The Significance of Indian Ocean

The Significance of Indian Ocean: The world’s third-largest water body is the Indian Ocean which covers 20% of the Earth’s surface. It is bounded by Southern Asia in the north; Arabian Peninsula and Africa in the west; the Malay Peninsula, the Sunda Islands, and Australia in the east; and by the Southern Ocean in the south. India inhabited a central and strategic location in the Indian Ocean and its national and economic interests are related to it. 

Regional Importance of Indian Ocean

India enjoys a wealthy location at crossroads of global trade, connecting the major engines of the International economy. With time, India is increasing trade relations with the countries of the East. Trade volumes have been doubled in a decade with ASEAN countries. In a short time, the Indian market has emerged as one of the largest importers of South-East Asian goods. The Indian Ocean is more than a channel of commerce, it is a home of around 2 million people. It creates opportunities which are responsible for the economic growth around the Indian Ocean rim which includes India, Bangladesh, Southeast Asia and Eastern and Southern Africa. Today almost 90,000 containers in the world’s commercial fleet transport 9.84 billion tons per year.  

The Significance of Indian Ocean

Economic Importance of Indian Ocean

The Indian peninsula is nearly 1,980 km into the Indian Ocean with 50% of the Indian Ocean basin which lies within 1500km radius of India. India is one of those countries who have developed the technology to extract minerals from the deep ocean. India has the right to explore minerals within 1,50,000 square km in the Indian Ocean. Almost 95% of Indian trade moves through the Indian Ocean. Thousands of tankers come to Indian ports annually. These sea lanes are very important in the economic growth of the country. This ocean is a critical waterway for global trade and commerce.

This strategic expanse offers heavy international maritime traffic which includes half of the world’s containerized cargo, one-third of its bulk cargo and two-third of its oil shipment. It offers more traffic of petroleum and petroleum products from the oilfields of the Persian Gulf and Indonesia and contains an estimated 40% of the world’s offshore oil production. It includes valuable minerals and energy source, the ocean’s fish are of great importance to the bordering countries for domestic consumption and export. There are major sea routes which connect the Middle East, Africa and East Asia with Europe and the Americas. The given routes are the most important ways in the Indian Ocean and their closure would result in choking the global energy supplies:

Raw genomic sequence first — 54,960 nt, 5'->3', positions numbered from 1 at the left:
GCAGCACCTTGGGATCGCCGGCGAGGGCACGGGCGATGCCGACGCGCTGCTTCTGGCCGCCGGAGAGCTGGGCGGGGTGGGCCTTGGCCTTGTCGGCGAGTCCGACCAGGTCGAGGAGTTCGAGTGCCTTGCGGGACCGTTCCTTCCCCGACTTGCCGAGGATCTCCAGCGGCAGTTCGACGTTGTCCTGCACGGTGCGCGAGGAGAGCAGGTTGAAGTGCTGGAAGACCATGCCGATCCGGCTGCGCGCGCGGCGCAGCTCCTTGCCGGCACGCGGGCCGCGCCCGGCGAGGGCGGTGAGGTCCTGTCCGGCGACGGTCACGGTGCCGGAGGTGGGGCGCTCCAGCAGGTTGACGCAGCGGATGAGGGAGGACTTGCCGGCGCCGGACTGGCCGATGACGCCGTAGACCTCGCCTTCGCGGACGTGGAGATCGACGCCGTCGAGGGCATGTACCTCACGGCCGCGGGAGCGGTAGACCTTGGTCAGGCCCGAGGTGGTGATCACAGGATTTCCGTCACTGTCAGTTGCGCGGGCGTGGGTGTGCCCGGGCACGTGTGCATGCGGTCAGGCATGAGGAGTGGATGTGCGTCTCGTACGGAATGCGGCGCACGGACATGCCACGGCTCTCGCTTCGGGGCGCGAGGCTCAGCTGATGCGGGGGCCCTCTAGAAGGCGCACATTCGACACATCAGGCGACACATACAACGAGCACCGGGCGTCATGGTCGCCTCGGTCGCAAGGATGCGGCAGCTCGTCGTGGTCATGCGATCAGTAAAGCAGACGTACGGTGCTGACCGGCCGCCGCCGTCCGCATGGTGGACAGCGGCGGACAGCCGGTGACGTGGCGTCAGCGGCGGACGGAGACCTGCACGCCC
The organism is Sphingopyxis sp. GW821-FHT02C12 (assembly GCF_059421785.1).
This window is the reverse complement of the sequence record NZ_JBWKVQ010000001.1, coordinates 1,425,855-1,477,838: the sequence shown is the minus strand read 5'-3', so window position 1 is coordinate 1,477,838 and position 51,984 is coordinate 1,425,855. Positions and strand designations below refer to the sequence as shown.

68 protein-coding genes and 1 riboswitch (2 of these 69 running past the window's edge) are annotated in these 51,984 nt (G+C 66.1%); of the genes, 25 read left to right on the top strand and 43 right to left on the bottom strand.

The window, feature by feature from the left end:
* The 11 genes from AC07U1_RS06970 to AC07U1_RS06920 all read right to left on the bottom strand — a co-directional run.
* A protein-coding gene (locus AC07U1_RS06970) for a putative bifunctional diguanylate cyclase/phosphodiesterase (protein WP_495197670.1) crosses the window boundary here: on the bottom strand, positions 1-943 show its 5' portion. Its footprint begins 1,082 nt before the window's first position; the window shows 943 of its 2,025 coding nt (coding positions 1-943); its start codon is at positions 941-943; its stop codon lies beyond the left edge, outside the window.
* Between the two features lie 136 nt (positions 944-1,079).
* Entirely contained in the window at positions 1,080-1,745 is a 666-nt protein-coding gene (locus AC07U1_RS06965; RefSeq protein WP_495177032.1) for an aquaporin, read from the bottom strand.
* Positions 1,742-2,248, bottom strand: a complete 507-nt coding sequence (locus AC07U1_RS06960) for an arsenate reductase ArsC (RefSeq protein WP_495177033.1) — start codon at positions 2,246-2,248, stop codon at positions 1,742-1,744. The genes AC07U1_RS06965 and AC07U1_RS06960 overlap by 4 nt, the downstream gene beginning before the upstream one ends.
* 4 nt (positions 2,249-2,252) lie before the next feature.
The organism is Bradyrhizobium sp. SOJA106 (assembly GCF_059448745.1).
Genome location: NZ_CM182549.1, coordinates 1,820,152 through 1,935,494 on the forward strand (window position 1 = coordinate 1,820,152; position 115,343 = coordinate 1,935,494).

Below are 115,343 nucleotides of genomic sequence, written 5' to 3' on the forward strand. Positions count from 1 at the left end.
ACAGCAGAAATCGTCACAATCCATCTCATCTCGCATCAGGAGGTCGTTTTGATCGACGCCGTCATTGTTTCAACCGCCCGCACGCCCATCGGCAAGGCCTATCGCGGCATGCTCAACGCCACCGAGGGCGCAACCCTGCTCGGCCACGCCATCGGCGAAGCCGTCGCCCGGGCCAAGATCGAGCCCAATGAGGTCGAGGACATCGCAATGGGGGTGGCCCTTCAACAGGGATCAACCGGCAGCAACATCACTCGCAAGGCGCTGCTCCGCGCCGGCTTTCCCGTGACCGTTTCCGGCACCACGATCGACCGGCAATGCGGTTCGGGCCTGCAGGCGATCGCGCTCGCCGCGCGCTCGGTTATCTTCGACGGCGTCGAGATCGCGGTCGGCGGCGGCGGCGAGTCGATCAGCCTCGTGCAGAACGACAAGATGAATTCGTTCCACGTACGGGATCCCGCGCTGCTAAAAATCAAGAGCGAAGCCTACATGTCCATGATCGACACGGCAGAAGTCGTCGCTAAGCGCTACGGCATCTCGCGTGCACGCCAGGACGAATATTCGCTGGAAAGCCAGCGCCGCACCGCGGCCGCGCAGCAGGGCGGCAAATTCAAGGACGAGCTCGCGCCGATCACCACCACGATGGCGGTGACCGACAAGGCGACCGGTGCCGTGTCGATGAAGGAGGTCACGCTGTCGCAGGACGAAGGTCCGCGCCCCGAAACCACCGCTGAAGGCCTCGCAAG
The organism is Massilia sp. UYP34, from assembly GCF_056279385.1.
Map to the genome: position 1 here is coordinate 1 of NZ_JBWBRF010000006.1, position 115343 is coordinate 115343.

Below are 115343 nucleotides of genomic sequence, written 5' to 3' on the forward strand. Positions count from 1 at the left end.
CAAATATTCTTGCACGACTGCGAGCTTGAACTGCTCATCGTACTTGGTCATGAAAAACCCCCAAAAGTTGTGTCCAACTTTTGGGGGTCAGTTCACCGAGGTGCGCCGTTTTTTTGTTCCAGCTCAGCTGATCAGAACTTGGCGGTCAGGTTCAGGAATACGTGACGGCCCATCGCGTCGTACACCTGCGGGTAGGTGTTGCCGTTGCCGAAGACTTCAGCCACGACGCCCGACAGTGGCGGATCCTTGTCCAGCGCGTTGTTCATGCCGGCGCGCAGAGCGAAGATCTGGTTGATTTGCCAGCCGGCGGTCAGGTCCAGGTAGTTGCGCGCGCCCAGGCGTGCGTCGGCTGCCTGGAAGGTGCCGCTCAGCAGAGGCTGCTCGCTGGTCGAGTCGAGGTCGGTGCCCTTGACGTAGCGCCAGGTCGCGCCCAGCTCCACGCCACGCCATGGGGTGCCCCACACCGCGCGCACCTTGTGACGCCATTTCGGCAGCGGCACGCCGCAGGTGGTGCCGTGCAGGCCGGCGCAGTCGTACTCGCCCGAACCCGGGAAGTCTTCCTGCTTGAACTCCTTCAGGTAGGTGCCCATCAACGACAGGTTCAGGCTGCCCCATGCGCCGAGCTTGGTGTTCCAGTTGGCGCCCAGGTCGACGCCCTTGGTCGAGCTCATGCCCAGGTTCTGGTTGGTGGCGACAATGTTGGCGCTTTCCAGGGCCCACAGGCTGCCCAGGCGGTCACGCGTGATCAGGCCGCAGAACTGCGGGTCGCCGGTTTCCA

1. Suez Route: This route links the Mediterranean Sea with the Red Sea through Suez Channel. There is an important chokepoint in this route which is Bab-al-Mandeb which helps to connect the Red sea to the Arabian sea.
  2. Cape Route: It provides an alternate for the Suez route which connects the Indian and Atlantic Oceans. Apart from the Suez Canal, this route is used to entertain heavy tankers and bulk carriers.
  3. Straits of Malacca: This route is used for entry from the Pacific Ocean and this is the shortest and most convenient link between the Pacific and the Indian Ocean.
The Significance of Indian Ocean

China’s Increasing Presence In Indian Ocean

China is growing its presence in the northern part of the Indian Ocean which has become a challenge for India. India is having an eye on the deployment of Chinese ships and submarines in the region. Chinese navy is growing its presence in a logistic base at Djibouti which has increased the concern of India. China has maritime disputes with various countries. None of a country has invested as much as China in shipbuilding. There are almost six to eight Chinese naval ships and few submarines in the northern part of the Indian Ocean.

Securing International Lane

Expand of markets and larger imparts flows imply not only economic property but also vulnerability at sea. The incidence of piracy, armed robbery, and maritime terrorism are on the high rise which has placed a premium on the complexity of the sea lane defence. There are few rules for the security of the Indian Ocean which are:

  1. Preserving freedom of navigation and commercial shopping.
  2. Sustainability and equitable harnessing the Indian Ocean’s natural resources.
  3. Establishing protocols for enhancing disaster prevention or relief as well as search and rescue operations.
  4. Countering piracy, terrorism, smuggling, and illegal weapons proliferation.
  5. Manage international naval competition.

Conclusion

Apart from this Indian Ocean has a significant role to play in keeping the climate moderate for Southern India. Along with its strategic importance, the Indian Ocean is the only fishing ground for the coastal fisherman in India. Due to the presence of huge marine resources, it spreads prosperity in the coastal plains of India

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